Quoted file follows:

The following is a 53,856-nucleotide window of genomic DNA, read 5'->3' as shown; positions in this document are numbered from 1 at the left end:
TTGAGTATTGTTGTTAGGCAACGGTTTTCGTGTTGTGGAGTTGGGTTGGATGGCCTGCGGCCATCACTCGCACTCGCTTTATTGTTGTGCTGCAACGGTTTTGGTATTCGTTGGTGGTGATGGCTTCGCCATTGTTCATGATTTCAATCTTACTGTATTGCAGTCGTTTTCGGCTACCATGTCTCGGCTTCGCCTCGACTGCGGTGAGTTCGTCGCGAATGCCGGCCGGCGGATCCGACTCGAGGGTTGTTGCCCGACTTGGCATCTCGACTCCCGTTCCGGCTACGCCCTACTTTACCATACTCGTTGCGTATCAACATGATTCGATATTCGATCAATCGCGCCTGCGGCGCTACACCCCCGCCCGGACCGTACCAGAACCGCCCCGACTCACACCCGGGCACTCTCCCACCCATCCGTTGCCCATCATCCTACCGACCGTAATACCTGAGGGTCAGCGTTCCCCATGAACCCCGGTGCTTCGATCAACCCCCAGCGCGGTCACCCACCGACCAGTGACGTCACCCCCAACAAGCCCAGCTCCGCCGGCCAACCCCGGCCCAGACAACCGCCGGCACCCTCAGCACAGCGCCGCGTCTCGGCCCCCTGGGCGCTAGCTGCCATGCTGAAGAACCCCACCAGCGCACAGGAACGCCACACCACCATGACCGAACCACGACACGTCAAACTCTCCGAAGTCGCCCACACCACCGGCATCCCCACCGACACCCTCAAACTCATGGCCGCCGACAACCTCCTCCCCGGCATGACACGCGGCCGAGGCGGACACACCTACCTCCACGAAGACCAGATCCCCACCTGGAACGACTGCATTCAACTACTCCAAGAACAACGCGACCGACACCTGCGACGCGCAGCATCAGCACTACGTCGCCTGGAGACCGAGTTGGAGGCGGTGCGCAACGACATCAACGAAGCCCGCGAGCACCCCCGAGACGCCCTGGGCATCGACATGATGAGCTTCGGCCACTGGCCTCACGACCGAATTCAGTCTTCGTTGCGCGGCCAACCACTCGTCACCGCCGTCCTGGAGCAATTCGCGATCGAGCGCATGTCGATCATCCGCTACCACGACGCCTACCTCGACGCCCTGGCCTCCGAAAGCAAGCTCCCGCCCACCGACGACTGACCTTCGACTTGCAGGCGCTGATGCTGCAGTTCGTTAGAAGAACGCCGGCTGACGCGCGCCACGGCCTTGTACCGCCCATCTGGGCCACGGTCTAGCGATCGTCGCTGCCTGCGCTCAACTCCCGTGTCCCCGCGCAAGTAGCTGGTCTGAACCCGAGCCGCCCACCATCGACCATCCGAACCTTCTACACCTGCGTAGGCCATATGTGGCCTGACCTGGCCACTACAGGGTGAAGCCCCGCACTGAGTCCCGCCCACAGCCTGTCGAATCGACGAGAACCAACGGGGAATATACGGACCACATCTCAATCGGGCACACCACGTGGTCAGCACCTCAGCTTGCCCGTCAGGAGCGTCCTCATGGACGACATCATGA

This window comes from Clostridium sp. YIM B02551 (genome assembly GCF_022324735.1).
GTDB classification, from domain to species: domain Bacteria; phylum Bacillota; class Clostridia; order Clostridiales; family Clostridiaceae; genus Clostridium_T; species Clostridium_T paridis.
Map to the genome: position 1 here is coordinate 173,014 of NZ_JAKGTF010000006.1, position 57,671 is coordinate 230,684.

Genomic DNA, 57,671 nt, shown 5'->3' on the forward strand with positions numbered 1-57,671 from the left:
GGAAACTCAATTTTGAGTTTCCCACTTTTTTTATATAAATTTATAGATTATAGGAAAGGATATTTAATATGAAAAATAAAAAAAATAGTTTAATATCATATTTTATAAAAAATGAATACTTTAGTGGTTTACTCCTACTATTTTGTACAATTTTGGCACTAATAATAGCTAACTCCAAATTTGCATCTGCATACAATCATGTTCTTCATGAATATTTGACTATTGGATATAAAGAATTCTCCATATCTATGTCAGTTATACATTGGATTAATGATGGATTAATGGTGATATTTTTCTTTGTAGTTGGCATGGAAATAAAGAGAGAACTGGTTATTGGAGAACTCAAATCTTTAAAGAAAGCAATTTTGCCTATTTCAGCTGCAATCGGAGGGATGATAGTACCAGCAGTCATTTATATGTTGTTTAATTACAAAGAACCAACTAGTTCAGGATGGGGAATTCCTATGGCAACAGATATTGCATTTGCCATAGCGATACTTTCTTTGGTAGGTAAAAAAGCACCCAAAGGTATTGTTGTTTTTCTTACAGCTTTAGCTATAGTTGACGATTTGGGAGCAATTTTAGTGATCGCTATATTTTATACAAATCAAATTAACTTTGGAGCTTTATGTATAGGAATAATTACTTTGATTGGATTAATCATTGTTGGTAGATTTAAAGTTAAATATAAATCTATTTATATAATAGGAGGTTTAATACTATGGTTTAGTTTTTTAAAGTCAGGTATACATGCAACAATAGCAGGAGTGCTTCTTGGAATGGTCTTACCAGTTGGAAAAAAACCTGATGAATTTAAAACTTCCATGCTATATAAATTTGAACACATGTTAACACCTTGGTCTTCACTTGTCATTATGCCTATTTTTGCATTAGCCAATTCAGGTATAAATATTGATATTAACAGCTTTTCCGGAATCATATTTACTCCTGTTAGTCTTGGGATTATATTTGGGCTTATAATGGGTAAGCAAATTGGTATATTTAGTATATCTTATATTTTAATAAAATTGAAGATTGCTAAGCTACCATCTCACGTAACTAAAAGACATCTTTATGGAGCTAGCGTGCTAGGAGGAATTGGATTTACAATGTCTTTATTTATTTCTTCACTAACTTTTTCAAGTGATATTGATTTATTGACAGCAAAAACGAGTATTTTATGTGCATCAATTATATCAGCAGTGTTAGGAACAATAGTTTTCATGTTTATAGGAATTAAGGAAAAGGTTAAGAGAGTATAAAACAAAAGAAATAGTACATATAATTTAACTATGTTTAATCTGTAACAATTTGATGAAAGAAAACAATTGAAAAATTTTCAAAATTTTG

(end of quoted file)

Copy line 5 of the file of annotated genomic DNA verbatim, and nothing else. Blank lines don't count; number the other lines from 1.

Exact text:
Map to the genome: position 1 here is coordinate 173,014 of NZ_JAKGTF010000006.1, position 57,671 is coordinate 230,684.